My wife Meera and I often have non-Indian guests over for dinner – typically a sumptuous Indian meal that she makes.
Everyone digs into their rice and daal, hariyali chicken and prawn curry with silverware. Then my daughter clears her throat and quietly asks if she can please just eat with her hands.
And why wouldn't she? She's now 12 and has mostly grown up in Queens, the most diverse patch of land in the known universe. She's as comfortable taking a ham sandwich to school as steamed idlis with coconut chutney.
To her, a fork isn't a sign of Western cultural superiority; it's a nuisance and serves no useful function in an Indian meal. Hand-eating is what we do.
So invariably my wife and I exchange a quick glance and give her the A-OK. Eventually I started following my kid's lead, thinking, "Well, if she can eat with her hands, why the hell can't I?"
And then, a couple weeks ago, I decided it was time for me, finally, to hand-eat in public.
Many Indians today eat breads — chapatis, parathas, naans — with their hands, but stick to utensils for rice. But hand-eating is the real deal: A set of fingers, after all, is infinitely more nimble than a set of metal tines, far better equipped to pry the spines out of a fish molee.
Indian mothers like to feed their babies by hand. And there is really nothing in the world as tasty as a ball of food fed to you at any age by your mother. Its composition is perfectly and instinctively calibrated by her fingers — a precise combination of rice and sambar, or stir-fried plantain and a couple flecks of papadom. And, of course, lots of ghee.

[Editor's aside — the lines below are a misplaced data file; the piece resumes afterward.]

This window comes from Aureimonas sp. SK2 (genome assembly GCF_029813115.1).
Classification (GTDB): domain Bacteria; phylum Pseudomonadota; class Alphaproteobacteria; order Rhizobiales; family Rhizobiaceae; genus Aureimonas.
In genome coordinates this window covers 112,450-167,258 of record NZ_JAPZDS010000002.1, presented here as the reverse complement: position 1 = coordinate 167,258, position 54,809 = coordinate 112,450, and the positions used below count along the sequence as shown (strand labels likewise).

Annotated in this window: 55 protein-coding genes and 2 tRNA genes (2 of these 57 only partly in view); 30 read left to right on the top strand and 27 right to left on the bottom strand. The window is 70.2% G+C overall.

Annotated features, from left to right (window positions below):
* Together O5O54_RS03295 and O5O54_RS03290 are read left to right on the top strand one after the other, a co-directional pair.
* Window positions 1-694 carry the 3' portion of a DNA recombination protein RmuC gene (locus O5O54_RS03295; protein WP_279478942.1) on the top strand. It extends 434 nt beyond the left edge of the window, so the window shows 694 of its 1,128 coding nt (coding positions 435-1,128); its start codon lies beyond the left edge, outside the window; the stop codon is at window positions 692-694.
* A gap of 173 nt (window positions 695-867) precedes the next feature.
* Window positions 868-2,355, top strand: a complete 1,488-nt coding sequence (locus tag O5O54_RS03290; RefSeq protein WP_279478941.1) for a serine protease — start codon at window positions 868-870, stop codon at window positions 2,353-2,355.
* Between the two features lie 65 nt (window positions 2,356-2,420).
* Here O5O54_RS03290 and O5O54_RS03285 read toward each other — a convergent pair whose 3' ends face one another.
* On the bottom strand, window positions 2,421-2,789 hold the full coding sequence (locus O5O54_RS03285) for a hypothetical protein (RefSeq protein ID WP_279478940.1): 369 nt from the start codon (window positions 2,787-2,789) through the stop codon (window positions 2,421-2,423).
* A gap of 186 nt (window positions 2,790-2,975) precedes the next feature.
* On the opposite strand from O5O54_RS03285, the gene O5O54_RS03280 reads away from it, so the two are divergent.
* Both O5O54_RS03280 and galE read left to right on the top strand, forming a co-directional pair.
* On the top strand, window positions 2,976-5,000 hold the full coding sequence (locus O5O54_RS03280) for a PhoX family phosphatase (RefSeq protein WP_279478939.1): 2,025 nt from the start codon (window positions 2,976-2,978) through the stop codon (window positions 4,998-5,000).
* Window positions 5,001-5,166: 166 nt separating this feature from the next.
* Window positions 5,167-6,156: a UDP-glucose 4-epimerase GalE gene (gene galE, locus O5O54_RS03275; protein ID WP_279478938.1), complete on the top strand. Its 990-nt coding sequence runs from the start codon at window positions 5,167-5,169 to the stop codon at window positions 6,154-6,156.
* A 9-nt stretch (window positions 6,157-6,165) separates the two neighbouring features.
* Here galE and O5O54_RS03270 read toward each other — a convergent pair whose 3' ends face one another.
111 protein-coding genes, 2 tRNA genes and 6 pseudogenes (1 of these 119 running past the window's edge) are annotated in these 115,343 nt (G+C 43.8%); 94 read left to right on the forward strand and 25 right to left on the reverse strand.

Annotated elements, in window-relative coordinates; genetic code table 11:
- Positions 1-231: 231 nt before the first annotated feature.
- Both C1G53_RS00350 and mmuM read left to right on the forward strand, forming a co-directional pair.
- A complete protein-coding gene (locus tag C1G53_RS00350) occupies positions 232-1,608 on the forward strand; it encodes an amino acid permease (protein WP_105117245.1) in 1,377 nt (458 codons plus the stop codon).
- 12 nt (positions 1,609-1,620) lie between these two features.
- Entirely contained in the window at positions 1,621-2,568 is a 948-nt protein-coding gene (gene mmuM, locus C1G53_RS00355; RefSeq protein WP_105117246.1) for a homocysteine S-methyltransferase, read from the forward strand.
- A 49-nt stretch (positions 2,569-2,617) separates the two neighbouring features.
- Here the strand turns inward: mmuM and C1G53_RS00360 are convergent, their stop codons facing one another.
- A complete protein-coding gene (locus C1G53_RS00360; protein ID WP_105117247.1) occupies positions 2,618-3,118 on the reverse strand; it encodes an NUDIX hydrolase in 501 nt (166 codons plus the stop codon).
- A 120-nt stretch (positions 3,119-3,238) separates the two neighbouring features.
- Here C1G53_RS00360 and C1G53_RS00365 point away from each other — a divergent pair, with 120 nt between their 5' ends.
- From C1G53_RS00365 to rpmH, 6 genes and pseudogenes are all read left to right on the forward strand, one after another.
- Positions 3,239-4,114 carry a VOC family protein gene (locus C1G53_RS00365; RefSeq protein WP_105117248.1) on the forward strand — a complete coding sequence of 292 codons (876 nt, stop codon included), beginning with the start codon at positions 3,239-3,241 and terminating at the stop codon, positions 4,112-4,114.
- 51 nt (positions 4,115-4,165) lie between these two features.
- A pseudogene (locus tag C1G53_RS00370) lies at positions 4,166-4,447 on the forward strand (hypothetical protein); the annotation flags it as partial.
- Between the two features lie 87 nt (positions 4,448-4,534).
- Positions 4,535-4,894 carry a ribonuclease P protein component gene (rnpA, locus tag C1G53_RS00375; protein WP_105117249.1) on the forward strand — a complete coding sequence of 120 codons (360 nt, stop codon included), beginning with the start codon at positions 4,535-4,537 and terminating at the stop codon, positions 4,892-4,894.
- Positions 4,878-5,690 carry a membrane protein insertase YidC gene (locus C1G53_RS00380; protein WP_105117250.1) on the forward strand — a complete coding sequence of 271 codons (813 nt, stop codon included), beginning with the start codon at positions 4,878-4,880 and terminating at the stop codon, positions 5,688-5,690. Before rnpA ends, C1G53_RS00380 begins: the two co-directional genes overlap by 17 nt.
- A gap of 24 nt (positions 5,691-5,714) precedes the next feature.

My mom once explained to my teenage self that the secret was biochemical: The subtle oils of her fingers imparted some sort of alchemy to the little sphere — a pheromonal cocktail, I suppose — that would only fully blossom in the mouth of her offspring. Others would just call it maternal love.
But as we got older, we mostly kept our hand-eating ways to ourselves. I grew up in Texas in the 70s and 80s and didn't want to be thought of as some kind of culinary barbarian, the Indian kid who ate like a third-world savage. Classmates who tried to get invited over to my place represented a potential threat.
It's only in recent years that I noticed how outdated this attitude was.
As an Indian friend of mine says, forks make you look colonized. So I decided, finally, to hand-eat in public, and found a public atrium on Wall Street for my big debut. (I made a video about it, too, for my WNYC series Micropolis.)
I chose a fish thaali from Anjappar, a great restaurant in the Murray Hill neighborhood, featuring food from the Chettinaad region of South India. As I plunged my hand into the pile of rice and fish curry and some thin, tangy rasam, I expected a couple stares at the least.
Instead a couple old men approached me and asked for Indian restaurant recommendations — deeply anticlimactic. But I actually enjoyed my meal and figure it's now worth an encore, perhaps at a fine-dining establishment near you.
Hand-eaters of America, meet me there.